scorecardresearch Skip to main content

The Red Sox could have had both Mookie Betts and Christian Yelich

Milwaukee’s Christian Yelich hit .326 with 36 homers and 110 RBIs, making him a finalist for NL MVP.morry gash/AP

In some ways, it seems fitting that the Red Sox’ Mookie Betts and the Brewers’ Christian Yelich are likely to claim MVP awards on the same day.

There are a lot of similarities between the two corner outfielders with wonderfully balanced skill sets: They’re batting champions who exceeded 30 homers, stole a ton of bases, posted high OBPs, and played excellent defense this past season.

“They’re very similar,” said Red Sox assistant hitting coach Andy Barkett, who managed Yelich in the Marlins system. “They both have happy-go-lucky, goofy personalities. They’re a joy to be around. They both work their tail off and are driven to get better.


“What comes to mind is the pitch recognition. You see Mookie right away. He lays off pitches most people don’t lay off of, and he’s able to barrel pitches most people don’t hit. Christian has that same capability. It’s almost like this different vision and body control that they possess that most don’t have.”

Betts and Yelich almost shared something else: the Red Sox outfield.

In 2011, the belief of area scout Danny Watkins led the Red Sox to make a franchise-changing selection of Betts out of high school in the fifth round — where, in retrospect, he had no business being available.

One year earlier, the Red Sox had the 20th pick in the first round. They saw Yelich as the best high school position player at that spot, with some in the organization seeing him as a potential perennial All-Star. While they ended up taking Ball State infielder/outfielder Kolbrin Vitek in the first round, multiple major league sources said they strongly considered Yelich.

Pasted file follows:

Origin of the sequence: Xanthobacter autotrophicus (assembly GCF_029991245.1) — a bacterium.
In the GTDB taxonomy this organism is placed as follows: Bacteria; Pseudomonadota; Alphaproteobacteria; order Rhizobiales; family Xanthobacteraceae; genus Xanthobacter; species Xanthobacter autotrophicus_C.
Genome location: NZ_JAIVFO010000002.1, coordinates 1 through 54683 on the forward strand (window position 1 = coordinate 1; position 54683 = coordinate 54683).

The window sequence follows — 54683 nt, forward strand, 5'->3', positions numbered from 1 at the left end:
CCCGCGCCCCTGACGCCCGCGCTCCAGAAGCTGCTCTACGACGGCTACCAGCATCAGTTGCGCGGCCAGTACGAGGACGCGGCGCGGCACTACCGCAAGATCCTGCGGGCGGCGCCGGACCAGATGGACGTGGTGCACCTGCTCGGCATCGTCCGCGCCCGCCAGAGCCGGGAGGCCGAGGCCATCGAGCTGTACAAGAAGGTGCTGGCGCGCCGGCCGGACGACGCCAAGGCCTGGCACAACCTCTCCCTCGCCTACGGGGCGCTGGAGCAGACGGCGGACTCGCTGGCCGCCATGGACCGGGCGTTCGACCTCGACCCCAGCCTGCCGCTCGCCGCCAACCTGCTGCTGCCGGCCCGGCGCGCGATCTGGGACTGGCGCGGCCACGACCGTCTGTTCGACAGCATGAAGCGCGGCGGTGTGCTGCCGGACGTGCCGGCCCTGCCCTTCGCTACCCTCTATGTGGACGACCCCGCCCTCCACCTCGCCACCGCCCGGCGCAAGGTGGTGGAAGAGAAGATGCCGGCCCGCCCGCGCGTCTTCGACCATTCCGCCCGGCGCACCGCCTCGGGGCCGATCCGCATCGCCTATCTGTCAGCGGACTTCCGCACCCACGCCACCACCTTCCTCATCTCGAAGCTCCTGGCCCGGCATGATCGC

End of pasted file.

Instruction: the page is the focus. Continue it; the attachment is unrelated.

“Interest was extremely high,” recalled one party to the team’s decision in 2010. “It was right there. We’d definitely have taken him [in the supplemental first round at No. 36], but we had to talk about him at 20.”


Yelich wasn’t as overlooked as Betts would be the following year, but the industry had a measured view of him. Baseball America ranked Yelich 52nd, suggesting that his arm limited him to first base, his primary position at Westlake (Calif.) High School.

His potential to hit for a high average but with limited power was evocative of players such as Casey Kotchman and James Loney. That made for a somewhat confusing profile for scouts.

“When he came in, he couldn’t throw,” said Barkett. “He looked like he was uncoordinated. Then you saw him swing the bat and you were like, ‘OK, I get it now.’

“There’s a lot of, I think, back-office things that happened around Christian Yelich. I’ve heard different stories about people trying to get him. There were a lot of people that liked him.”

The Red Sox were among them. John Burtzloff, the assistant coach at Westlake at the time, recalled them as one of five teams that showed the most interest, along with the Padres, Dodgers, Marlins, and Cubs.

In addition to sending several evaluators to look at Yelich at Westlake, the Red Sox also worked out the teenager, and he made an excellent impression with his natural instincts in the outfield.